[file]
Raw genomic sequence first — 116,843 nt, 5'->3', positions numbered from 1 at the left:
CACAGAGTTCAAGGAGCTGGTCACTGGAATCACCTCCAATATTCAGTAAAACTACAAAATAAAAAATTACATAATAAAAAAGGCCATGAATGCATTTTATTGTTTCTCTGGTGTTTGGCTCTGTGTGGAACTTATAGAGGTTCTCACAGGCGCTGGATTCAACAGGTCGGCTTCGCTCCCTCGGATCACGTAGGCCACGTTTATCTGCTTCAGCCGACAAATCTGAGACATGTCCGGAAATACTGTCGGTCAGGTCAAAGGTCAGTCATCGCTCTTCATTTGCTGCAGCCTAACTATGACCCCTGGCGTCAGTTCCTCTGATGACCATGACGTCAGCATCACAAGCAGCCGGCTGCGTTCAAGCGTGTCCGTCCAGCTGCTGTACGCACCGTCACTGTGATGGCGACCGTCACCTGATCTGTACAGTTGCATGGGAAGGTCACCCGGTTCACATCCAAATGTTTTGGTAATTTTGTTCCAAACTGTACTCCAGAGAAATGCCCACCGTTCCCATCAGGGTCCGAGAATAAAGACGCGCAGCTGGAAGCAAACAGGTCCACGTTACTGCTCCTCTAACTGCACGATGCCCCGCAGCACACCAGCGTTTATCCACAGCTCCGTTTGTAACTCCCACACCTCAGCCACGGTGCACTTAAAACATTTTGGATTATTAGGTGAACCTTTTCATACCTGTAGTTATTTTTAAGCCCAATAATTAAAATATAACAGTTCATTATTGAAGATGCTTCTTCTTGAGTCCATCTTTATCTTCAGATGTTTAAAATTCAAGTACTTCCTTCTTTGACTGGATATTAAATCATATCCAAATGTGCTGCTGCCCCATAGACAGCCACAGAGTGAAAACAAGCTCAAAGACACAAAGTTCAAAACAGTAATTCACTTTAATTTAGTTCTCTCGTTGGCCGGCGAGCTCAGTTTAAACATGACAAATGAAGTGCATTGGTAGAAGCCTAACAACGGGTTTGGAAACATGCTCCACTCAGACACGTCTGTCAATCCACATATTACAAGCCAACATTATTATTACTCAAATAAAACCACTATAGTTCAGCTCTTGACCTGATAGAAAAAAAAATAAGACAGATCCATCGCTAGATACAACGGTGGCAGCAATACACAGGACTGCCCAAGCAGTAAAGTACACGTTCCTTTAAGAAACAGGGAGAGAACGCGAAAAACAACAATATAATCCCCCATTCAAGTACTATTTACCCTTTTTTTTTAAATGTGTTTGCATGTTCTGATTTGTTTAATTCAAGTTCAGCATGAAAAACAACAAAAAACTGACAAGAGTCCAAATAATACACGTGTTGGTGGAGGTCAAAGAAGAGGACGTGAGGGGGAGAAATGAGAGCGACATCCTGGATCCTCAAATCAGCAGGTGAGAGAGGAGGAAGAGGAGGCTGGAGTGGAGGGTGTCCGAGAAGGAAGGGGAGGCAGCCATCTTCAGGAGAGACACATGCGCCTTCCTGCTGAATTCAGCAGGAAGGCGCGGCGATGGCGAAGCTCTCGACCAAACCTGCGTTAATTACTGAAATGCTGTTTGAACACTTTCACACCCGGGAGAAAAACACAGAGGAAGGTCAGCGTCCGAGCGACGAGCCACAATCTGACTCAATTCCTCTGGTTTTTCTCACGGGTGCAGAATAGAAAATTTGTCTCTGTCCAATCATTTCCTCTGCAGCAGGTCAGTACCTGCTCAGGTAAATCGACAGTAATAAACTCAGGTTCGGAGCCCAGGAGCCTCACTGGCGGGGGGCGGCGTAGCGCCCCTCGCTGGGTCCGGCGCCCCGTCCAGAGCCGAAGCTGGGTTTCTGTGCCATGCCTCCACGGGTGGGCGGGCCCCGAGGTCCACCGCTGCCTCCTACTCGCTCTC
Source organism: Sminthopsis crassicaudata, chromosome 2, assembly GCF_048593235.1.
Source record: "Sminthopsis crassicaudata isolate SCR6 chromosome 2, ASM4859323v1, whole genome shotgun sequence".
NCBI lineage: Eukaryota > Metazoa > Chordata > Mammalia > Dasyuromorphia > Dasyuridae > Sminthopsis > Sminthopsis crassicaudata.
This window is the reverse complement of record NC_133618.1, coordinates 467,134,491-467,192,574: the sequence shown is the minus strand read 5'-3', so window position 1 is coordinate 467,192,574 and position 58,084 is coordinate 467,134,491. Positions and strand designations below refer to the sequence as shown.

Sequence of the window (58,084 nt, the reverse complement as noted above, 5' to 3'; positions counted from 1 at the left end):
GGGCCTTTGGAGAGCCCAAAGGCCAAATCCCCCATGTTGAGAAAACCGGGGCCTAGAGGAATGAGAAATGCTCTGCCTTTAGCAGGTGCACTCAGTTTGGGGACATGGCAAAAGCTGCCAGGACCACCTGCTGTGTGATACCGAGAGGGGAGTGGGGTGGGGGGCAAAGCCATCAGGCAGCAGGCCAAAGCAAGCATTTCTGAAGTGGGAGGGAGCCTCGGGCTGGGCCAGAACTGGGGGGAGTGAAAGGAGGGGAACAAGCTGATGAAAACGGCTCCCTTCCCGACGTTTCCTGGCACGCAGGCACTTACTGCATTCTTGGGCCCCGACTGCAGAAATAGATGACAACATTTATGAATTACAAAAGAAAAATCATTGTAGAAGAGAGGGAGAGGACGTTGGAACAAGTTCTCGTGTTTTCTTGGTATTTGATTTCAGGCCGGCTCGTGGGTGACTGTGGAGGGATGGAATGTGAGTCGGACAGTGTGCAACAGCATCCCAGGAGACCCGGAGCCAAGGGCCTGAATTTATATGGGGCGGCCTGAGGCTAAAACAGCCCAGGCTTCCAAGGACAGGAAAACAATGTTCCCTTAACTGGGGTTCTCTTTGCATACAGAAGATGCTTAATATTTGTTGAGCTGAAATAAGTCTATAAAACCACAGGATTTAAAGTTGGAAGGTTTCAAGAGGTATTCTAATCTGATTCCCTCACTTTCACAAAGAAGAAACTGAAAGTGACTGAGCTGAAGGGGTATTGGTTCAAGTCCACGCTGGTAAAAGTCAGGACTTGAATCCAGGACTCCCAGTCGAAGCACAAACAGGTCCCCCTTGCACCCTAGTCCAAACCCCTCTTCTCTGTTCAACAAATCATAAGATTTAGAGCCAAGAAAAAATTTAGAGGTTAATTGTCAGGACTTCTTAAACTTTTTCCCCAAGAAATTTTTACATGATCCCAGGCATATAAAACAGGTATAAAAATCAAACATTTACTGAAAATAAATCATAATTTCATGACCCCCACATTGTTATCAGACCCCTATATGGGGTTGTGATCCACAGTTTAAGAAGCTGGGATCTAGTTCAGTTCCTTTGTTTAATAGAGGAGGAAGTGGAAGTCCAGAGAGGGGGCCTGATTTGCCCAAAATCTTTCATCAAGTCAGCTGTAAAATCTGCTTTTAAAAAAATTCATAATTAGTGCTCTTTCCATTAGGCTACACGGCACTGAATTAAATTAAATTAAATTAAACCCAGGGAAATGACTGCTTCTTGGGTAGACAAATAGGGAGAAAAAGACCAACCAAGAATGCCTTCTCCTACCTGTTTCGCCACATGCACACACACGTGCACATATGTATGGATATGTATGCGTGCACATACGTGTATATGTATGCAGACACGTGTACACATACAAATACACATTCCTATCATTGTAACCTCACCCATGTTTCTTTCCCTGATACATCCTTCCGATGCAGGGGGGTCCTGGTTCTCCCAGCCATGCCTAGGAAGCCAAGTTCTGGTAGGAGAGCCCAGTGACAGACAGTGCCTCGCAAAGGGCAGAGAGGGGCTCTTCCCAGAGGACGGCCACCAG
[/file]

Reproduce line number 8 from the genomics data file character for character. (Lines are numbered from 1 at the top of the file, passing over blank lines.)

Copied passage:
GGGCCTTTGGAGAGCCCAAAGGCCAAATCCCCCATGTTGAGAAAACCGGGGCCTAGAGGAATGAGAAATGCTCTGCCTTTAGCAGGTGCACTCAGTTTGGGGACATGGCAAAAGCTGCCAGGACCACCTGCTGTGTGATACCGAGAGGGGAGTGGGGTGGGGGGCAAAGCCATCAGGCAGCAGGCCAAAGCAAGCATTTCTGAAGTGGGAGGGAGCCTCGGGCTGGGCCAGAACTGGGGGGAGTGAAAGGAGGGGAACAAGCTGATGAAAACGGCTCCCTTCCCGACGTTTCCTGGCACGCAGGCACTTACTGCATTCTTGGGCCCCGACTGCAGAAATAGATGACAACATTTATGAATTACAAAAGAAAAATCATTGTAGAAGAGAGGGAGAGGACGTTGGAACAAGTTCTCGTGTTTTCTTGGTATTTGATTTCAGGCCGGCTCGTGGGTGACTGTGGAGGGATGGAATGTGAGTCGGACAGTGTGCAACAGCATCCCAGGAGACCCGGAGCCAAGGGCCTGAATTTATATGGGGCGGCCTGAGGCTAAAACAGCCCAGGCTTCCAAGGACAGGAAAACAATGTTCCCTTAACTGGGGTTCTCTTTGCATACAGAAGATGCTTAATATTTGTTGAGCTGAAATAAGTCTATAAAACCACAGGATTTAAAGTTGGAAGGTTTCAAGAGGTATTCTAATCTGATTCCCTCACTTTCACAAAGAAGAAACTGAAAGTGACTGAGCTGAAGGGGTATTGGTTCAAGTCCACGCTGGTAAAAGTCAGGACTTGAATCCAGGACTCCCAGTCGAAGCACAAACAGGTCCCCCTTGCACCCTAGTCCAAACCCCTCTTCTCTGTTCAACAAATCATAAGATTTAGAGCCAAGAAAAAATTTAGAGGTTAATTGTCAGGACTTCTTAAACTTTTTCCCCAAGAAATTTTTACATGATCCCAGGCATATAAAACAGGTATAAAAATCAAACATTTACTGAAAATAAATCATAATTTCATGACCCCCACATTGTTATCAGACCCCTATATGGGGTTGTGATCCACAGTTTAAGAAGCTGGGATCTAGTTCAGTTCCTTTGTTTAATAGAGGAGGAAGTGGAAGTCCAGAGAGGGGGCCTGATTTGCCCAAAATCTTTCATCAAGTCAGCTGTAAAATCTGCTTTTAAAAAAATTCATAATTAGTGCTCTTTCCATTAGGCTACACGGCACTGAATTAAATTAAATTAAATTAAACCCAGGGAAATGACTGCTTCTTGGGTAGACAAATAGGGAGAAAAAGACCAACCAAGAATGCCTTCTCCTACCTGTTTCGCCACATGCACACACACGTGCACATATGTATGGATATGTATGCGTGCACATACGTGTATATGTATGCAGACACGTGTACACATACAAATACACATTCCTATCATTGTAACCTCACCCATGTTTCTTTCCCTGATACATCCTTCCGATGCAGGGGGGTCCTGGTTCTCCCAGCCATGCCTAGGAAGCCAAGTTCTGGTAGGAGAGCCCAGTGACAGACAGTGCCTCGCAAAGGGCAGAGAGGGGCTCTTCCCAGAGGACGGCCACCAG